I had just landed my first holiday job at the end of my first year at the University of the Western Cape in South Africa. I was also about to land what I thought was my first love relationship. He was perfect. Well, so I thought.
The year was 2001. South Africa was in the midst of HIV/AIDS denialism. Safer sex was the buzzword. Casual sex was discouraged, abstinence encouraged and monogamy applauded. Many were terrified of catching the disease.
It was 1994. South Africa was in the hype of its first democratic election. Reconstruction and development was the buzz word emanating from the newly elected government’s rhetoric.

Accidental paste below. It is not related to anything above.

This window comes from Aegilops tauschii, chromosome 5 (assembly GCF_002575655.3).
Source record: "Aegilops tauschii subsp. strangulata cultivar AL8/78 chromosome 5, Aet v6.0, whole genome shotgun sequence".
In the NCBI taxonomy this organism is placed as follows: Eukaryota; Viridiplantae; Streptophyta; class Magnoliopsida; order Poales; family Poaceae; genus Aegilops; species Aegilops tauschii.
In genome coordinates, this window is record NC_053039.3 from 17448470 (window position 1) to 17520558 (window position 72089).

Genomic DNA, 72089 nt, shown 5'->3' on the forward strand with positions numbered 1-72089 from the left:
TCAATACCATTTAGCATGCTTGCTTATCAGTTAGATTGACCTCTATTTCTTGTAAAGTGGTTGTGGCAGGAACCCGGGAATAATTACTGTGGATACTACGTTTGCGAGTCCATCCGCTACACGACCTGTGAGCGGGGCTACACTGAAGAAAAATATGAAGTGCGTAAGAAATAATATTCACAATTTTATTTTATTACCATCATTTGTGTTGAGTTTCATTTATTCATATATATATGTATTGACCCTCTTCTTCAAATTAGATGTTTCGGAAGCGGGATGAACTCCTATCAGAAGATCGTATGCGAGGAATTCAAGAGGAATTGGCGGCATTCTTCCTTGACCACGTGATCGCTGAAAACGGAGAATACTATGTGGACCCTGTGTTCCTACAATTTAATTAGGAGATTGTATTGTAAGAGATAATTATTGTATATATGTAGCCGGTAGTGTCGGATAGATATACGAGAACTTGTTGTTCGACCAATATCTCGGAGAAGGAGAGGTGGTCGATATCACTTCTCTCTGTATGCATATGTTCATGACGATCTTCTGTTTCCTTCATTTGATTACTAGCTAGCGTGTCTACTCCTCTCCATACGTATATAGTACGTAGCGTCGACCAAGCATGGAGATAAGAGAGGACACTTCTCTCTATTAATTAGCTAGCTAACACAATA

A buzz word so apt, as I, too, was going through reconstruction and development. After years of waiting, I had started the process of undergoing gender reassignment [...]
- Holding on to Hope
- Displaced Pashtuns Return to Find Homes “Teeming” with Landmines
- “Fake News” a Growing New Threat to Press Freedom
- Syrian children talk about their futures on the way to school in Jordan
- World Press Freedom Day 2018
- Myanmar Unlikely to Resolve Rohingya Problem Without International Help
- From Declaration to Action: Improving Immunization in Africa
- The Nowhere People: Rohingyas in India
- Rohingya Refugee Families Reinforce Shelters, Relocate Ahead of Monsoon, But Dangers Remain in Crowded Bangladesh Camps
- Five Years After the Disaster: Rana Plaza Victims Still Hurting